Stanford symposium showcases early applications of new technology

May 15, 2009

Technical innovations that were first rolled out at the 2008 RSNA six months ago will be reintroduced to the medical imaging community driving improved clinical applications highlighted at the 2009 International Symposium on Multidetector-Row CT May 19 to 22.

Technical innovations that were first rolled out at the 2008 RSNA six months ago will be reintroduced to the medical imaging community driving improved clinical applications highlighted at the 2009 International Symposium on Multidetector-Row CT May 19 to 22.

This year's symposium in San Francisco will be held during one of the most productive years ever for CT innovation. Course codirector Dr. Geoffrey D. Rubin expects the initial experience with these new products to enrich 160 lectures by 70 faculty members.

The GE Lightspeed CT 750 HD could have a sweeping effect on virtually every clinical area addressed by multislice CT, according to Rubin. The scanner uses garnet detectors, a unique x-ray source, and reconstruction software innovations that enable high-resolution imaging with lower radiation exposure, he said.

Though it is too early to expect comprehensive reviews, attendees can look forward to an introduction to studies demonstrating the device's effect on imaging and diagnostic efficacy for selected clinical applications.

New applications are expected to emerge from Philips' and Toshiba America Medical Systems' use of wide area detector technologies. The 256-slice Philips Brilliance iCT and 320-slice Toshiba Aquilion One promise huge theoretical benefits and a few performance tradeoffs that will be described in San Francisco, Rubin said.

"We hope to get a good sense of what role wide area detectors will play," he said in an interview.

The second-generation Siemens dual-source Somatom Definition with Flash technology will also influence presentations, Rubin said. It features high-pitch helical acquisition that enables the scanner to capture a 3D imaging volume covering the entire chest in a single second or the entire heart in a third of a second.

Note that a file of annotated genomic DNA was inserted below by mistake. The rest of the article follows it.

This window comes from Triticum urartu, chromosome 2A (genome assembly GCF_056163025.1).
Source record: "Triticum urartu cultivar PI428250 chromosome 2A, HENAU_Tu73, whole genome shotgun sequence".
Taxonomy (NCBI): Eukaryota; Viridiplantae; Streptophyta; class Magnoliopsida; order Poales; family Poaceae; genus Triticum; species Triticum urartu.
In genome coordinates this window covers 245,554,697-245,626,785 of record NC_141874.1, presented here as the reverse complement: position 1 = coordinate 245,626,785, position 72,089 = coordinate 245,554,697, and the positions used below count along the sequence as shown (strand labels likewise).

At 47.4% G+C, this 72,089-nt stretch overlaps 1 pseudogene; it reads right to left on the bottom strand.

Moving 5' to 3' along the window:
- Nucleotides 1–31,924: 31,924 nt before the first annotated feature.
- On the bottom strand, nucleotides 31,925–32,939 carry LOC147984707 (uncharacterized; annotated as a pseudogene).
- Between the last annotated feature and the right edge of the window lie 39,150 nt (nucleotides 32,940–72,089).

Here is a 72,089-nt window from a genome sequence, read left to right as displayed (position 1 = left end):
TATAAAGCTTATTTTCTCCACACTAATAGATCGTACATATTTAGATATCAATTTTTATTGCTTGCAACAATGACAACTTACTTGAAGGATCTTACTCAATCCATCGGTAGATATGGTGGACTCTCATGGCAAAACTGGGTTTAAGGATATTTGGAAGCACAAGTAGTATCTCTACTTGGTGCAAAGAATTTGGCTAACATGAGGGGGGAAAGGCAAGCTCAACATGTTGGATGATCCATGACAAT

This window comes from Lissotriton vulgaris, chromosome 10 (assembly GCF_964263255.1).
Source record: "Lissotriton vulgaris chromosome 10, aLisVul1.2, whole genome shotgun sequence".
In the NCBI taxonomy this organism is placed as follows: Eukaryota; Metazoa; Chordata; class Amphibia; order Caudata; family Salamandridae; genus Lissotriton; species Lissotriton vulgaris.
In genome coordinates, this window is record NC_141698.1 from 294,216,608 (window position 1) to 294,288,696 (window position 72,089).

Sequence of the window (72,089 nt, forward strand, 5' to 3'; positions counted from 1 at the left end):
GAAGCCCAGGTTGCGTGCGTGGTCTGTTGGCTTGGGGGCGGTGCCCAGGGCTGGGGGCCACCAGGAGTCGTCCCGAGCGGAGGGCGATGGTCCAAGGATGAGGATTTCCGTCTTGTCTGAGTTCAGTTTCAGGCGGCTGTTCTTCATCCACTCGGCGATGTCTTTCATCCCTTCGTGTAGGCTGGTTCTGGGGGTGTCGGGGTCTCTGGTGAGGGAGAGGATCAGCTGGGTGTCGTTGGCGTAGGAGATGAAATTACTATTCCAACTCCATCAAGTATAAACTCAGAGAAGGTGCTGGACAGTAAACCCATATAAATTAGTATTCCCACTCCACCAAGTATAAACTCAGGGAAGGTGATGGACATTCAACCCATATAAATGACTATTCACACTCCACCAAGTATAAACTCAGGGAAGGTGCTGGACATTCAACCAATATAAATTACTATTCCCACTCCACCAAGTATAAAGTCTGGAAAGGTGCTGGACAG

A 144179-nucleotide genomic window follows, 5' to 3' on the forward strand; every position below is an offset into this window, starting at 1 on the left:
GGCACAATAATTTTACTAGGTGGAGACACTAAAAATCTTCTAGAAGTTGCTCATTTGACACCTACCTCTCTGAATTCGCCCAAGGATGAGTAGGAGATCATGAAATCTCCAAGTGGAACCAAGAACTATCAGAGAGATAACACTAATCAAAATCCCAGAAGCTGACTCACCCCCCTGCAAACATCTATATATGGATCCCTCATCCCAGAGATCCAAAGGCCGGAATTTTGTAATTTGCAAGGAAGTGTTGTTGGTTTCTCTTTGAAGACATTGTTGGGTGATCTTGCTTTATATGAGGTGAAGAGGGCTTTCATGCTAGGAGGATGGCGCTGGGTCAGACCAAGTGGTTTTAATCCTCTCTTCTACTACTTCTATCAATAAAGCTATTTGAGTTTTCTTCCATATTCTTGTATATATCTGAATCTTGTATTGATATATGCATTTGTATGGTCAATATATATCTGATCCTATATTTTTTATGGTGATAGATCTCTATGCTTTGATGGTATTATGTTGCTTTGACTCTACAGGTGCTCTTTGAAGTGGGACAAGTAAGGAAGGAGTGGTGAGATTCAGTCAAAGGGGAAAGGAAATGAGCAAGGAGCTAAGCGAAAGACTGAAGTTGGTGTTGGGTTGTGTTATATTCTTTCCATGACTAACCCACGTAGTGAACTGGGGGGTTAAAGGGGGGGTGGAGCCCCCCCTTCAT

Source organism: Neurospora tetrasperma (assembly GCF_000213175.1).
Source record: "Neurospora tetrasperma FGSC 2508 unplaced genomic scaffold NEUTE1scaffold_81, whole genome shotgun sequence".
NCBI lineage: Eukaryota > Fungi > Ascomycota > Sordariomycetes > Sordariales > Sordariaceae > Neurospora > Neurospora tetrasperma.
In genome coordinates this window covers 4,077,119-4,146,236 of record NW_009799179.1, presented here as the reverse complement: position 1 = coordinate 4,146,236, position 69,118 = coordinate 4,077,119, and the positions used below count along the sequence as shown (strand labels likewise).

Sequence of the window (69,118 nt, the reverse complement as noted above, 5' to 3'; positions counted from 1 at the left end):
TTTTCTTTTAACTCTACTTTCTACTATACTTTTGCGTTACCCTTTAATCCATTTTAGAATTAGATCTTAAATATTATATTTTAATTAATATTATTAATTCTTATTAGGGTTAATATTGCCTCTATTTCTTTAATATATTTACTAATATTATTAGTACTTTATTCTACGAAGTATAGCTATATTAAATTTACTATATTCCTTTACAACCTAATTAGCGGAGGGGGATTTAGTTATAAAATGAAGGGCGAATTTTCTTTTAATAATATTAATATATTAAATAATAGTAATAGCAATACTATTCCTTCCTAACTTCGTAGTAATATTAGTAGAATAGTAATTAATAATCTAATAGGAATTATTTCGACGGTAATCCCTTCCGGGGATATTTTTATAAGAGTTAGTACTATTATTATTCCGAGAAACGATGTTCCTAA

The ability to acquire the whole heart in a single heartbeat without conventional retrospective gating promises to reduce radiation exposure and eliminate beat-to-beat misregistration, according to Rubin.

"There is a lot of excitement around that, particularly the radiation dose reduction elements," he said.

Flash technology also opens the door to perfusion CT and other molecular applications for the technology. Brain perfusion for the emergency evaluation of ischemic stroke and emerging body applications in the lungs, liver, kidneys, and pancreas will draw attention.

Rubin is also looking forward to seeing how presentations at this year's symposium address the bread-and-butter applications that dominate the modality's use in clinical practice. Cardiac imaging has attracted considerable R&D attention because of the technical challenge involved with characterizing coronary plaques and other subtle abnormalities in a moving organ. Yet cardiac imaging still accounts for only a small slice of the total patient load for CT.

An important measure for the relevance of the new wave of innovations will be how they ultimately help improve clinical outcomes for cancer and stroke patients and whether the diagnostic accuracy of abdominal and pelvic applications are improved.

Testing that is a tall order for technologies that are only a few months out of the box, Rubin admits. But he would be satisfied to see early studies showing what new characteristics of disease these emerging technologies can reveal.

Rubin promised that at a minimum, the 2009 Stanford conference will be forward-looking. At its best, it will set the course toward outcomes studies that will ultimately demonstrate the clinical value of diagnostic imaging's new CT technologies.